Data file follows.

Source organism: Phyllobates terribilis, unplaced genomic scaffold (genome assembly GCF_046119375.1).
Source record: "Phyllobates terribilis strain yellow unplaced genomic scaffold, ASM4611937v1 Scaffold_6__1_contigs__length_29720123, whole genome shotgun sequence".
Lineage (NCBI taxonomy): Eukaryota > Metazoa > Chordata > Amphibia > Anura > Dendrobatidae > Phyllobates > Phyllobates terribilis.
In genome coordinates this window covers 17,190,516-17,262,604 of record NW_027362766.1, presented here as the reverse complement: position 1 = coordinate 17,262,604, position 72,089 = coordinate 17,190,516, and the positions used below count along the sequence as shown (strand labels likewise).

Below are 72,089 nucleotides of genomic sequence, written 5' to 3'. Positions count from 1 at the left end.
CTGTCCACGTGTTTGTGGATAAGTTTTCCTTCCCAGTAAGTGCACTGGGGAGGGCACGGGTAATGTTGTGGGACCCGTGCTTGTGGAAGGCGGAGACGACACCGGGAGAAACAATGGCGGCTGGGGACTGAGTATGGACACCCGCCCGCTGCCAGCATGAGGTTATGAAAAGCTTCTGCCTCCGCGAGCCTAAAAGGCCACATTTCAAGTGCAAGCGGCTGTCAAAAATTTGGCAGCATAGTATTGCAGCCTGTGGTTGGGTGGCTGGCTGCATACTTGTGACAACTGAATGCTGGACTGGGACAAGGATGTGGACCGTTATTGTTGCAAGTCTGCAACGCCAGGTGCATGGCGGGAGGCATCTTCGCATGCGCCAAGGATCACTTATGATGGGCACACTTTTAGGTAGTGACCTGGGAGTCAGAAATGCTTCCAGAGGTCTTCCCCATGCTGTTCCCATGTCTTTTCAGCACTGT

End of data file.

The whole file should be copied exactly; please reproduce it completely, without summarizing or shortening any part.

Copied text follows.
Source organism: Phyllobates terribilis, unplaced genomic scaffold (genome assembly GCF_046119375.1).
Source record: "Phyllobates terribilis strain yellow unplaced genomic scaffold, ASM4611937v1 Scaffold_6__1_contigs__length_29720123, whole genome shotgun sequence".
Lineage (NCBI taxonomy): Eukaryota > Metazoa > Chordata > Amphibia > Anura > Dendrobatidae > Phyllobates > Phyllobates terribilis.
In genome coordinates this window covers 17,190,516-17,262,604 of record NW_027362766.1, presented here as the reverse complement: position 1 = coordinate 17,262,604, position 72,089 = coordinate 17,190,516, and the positions used below count along the sequence as shown (strand labels likewise).

Below are 72,089 nucleotides of genomic sequence, written 5' to 3'. Positions count from 1 at the left end.
CTGTCCACGTGTTTGTGGATAAGTTTTCCTTCCCAGTAAGTGCACTGGGGAGGGCACGGGTAATGTTGTGGGACCCGTGCTTGTGGAAGGCGGAGACGACACCGGGAGAAACAATGGCGGCTGGGGACTGAGTATGGACACCCGCCCGCTGCCAGCATGAGGTTATGAAAAGCTTCTGCCTCCGCGAGCCTAAAAGGCCACATTTCAAGTGCAAGCGGCTGTCAAAAATTTGGCAGCATAGTATTGCAGCCTGTGGTTGGGTGGCTGGCTGCATACTTGTGACAACTGAATGCTGGACTGGGACAAGGATGTGGACCGTTATTGTTGCAAGTCTGCAACGCCAGGTGCATGGCGGGAGGCATCTTCGCATGCGCCAAGGATCACTTATGATGGGCACACTTTTAGGTAGTGACCTGGGAGTCAGAAATGCTTCCAGAGGTCTTCCCCATGCTGTTCCCATGTCTTTTCAGCACTGT